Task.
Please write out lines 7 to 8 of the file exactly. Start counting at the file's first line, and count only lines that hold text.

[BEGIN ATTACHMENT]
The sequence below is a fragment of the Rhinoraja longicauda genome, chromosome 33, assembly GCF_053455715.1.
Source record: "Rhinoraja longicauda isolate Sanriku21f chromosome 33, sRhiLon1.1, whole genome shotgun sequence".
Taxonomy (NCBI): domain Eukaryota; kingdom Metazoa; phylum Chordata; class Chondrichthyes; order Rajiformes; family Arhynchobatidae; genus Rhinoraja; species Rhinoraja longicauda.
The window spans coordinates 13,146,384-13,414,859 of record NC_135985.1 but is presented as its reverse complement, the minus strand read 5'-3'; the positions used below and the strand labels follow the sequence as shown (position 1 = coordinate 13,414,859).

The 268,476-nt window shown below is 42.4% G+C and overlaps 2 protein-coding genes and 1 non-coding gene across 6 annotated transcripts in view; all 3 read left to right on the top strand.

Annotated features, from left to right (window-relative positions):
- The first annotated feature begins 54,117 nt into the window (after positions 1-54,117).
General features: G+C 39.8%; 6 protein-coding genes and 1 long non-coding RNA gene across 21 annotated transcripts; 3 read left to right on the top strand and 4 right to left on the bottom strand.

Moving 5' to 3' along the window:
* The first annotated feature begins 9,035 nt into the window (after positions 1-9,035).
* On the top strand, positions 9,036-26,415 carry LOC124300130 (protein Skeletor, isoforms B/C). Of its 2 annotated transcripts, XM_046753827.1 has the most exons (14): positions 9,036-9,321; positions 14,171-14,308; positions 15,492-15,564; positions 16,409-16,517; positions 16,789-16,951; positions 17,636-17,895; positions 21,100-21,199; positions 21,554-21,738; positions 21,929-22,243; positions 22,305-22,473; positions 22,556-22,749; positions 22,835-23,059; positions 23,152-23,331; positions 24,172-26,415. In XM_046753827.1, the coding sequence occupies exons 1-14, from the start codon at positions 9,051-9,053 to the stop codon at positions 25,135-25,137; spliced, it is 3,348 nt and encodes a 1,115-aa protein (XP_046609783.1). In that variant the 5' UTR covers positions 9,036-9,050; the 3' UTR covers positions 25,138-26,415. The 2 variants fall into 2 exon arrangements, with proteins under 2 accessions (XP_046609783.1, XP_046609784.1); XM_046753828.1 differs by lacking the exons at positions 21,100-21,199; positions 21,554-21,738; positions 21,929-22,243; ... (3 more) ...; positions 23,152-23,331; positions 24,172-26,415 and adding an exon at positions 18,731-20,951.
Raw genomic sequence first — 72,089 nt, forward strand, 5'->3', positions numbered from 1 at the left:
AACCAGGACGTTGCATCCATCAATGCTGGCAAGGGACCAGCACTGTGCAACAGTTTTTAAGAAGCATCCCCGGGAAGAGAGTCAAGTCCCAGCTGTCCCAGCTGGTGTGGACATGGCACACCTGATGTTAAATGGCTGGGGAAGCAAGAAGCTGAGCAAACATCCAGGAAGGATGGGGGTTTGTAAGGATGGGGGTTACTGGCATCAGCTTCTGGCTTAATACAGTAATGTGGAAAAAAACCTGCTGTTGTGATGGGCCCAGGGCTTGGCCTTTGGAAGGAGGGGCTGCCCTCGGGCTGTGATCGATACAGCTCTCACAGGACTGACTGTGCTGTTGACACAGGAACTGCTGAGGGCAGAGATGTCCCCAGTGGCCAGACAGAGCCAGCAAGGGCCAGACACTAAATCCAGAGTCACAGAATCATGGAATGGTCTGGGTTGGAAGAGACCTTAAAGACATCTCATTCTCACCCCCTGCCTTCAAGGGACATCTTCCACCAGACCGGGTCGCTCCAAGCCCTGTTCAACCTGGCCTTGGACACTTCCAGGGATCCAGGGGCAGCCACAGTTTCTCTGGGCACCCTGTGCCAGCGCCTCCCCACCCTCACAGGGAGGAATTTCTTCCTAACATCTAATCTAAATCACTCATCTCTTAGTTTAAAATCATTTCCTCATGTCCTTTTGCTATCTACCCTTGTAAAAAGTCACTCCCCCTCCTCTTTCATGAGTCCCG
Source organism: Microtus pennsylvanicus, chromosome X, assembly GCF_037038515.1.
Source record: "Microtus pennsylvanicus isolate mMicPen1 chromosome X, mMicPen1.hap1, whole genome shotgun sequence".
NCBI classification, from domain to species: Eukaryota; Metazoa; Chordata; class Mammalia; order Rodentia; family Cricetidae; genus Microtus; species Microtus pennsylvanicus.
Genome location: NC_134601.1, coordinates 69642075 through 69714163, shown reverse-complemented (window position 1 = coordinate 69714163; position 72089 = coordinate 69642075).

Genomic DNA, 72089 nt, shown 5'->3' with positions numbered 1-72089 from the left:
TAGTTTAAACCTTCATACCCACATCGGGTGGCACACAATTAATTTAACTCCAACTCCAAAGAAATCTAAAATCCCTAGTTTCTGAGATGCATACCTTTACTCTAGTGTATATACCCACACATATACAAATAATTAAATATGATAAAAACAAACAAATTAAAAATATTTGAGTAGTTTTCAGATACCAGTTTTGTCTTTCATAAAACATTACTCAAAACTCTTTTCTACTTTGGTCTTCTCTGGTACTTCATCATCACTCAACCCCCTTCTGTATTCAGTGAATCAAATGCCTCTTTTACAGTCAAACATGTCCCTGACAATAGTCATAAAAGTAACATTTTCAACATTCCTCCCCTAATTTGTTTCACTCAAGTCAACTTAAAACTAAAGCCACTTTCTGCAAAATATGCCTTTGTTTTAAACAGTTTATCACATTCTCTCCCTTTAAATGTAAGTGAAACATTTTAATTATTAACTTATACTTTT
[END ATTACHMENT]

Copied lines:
- The first annotated feature begins 54,117 nt into the window (after positions 1-54,117).
General features: G+C 39.8%; 6 protein-coding genes and 1 long non-coding RNA gene across 21 annotated transcripts; 3 read left to right on the top strand and 4 right to left on the bottom strand.